Private Equity (“PE”) financing has emerged as a major investor class and has been a driver of economic growth of companies over the world. This note summarizes the key steps involved in consummation of a PE investment.
In order to make a PE investment, the PE investor has to undertake a series of steps. A typical private equity investment commences with the PE investor seeking out a company requiring investment or being approached by such a company. The selection of the investee company after undertaking a background check of the investee company and its holding company (ies) / promoters is the most significant step in a PE Investment.
Following this, a basic document, such as a term sheet, memorandum of understanding or a letter of intent is executed between the PE investor and the investee company, in order to lay out the broad terms and conditions of the investment and expressing the intention to enter into definitive agreements. The consummation of the investment and execution of definitive agreements may also be subject to fulfilment of certain conditions precedent, to be spelt out in the initial document. If the transaction necessitates a diligence, then the execution of definitive agreements is generally subject to a favourable outcome of such diligence.
Once the initial document is in place, the PE investor usually conducts a legal, tax and financial due diligence on the investee company. The scope of the due diligence largely depends on the nature of the PE investment. A PE investment that envisages an investment by way of the PE investor and the promoter coming together to incorporate a start-up investee company may not require a due diligence, unless the diligence to be carried out is on the promoter(s) itself. However, if the PE investment involves investment in the share capital of an existing company, a comprehensive due-diligence is imperative.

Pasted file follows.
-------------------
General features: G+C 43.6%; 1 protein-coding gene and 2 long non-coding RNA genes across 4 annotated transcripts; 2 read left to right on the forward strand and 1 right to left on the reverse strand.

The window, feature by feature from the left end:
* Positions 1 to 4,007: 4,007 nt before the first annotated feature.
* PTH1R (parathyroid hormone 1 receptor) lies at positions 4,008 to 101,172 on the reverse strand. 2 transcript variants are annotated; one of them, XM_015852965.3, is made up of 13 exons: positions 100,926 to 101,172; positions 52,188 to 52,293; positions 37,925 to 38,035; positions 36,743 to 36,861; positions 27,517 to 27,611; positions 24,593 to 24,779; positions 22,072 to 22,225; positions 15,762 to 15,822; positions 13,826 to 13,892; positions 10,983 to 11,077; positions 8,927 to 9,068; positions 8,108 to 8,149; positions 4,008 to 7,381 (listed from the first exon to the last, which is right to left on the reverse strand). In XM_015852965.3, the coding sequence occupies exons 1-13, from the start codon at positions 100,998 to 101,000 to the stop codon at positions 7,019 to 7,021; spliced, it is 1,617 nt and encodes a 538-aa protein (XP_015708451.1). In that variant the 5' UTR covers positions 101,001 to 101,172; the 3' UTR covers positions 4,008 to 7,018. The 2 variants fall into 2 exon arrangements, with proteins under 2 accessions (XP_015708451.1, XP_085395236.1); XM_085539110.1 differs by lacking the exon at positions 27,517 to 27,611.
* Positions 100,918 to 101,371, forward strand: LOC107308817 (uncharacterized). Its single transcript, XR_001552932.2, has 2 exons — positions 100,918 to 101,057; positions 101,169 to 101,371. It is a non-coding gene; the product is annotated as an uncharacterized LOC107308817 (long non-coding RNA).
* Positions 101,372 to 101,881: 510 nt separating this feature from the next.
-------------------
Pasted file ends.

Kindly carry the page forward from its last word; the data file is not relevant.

Simultaneously with the due diligence process, the PE investor and the investee company commence negotiations in respect of the definitive agreements. The most common definitive agreements in a PE transaction are investment documents, including share subscription agreements, share purchase agreements and shareholders’ agreements between the PE investor, the investee company and the promoters/shareholders. There may be other documentation agreed on between the parties depending on the structure and other terms of the deal, such as trade mark licenses and technology transfer agreements, where one of the parties transfers its business or technology to the newly incorporated company or an escrow agreement for safeguarding shares, consideration or assets, etc.
The critical part in drafting the definitive agreements is inclusion of the representations, warranties and indemnities to be provided by the investee company and the promoters to the PE investor. The representations and warranties are nothing but an assertion of facts – past, present and future, in relation to the business and affairs of the investee company, legal compliance, its financial condition, taxes, disputes, etc. The representations and warranties provided by the investee company and its promoters generally form the basis on which the PE investor is induced to make investment in the investee company and can be appropriately drafted by considering the findings of the due-diligence exercise. In the event there are any irregularities in the findings of the due-diligence exercise, the PE investor may require the same to be ironed out as a condition precedent to the investment. However, in the event there are certain irregularities which cannot be rectified as a condition precedent, the rectification of such irregularities is made a condition subsequent in the definitive agreements and is supplemented by a suitable indemnity.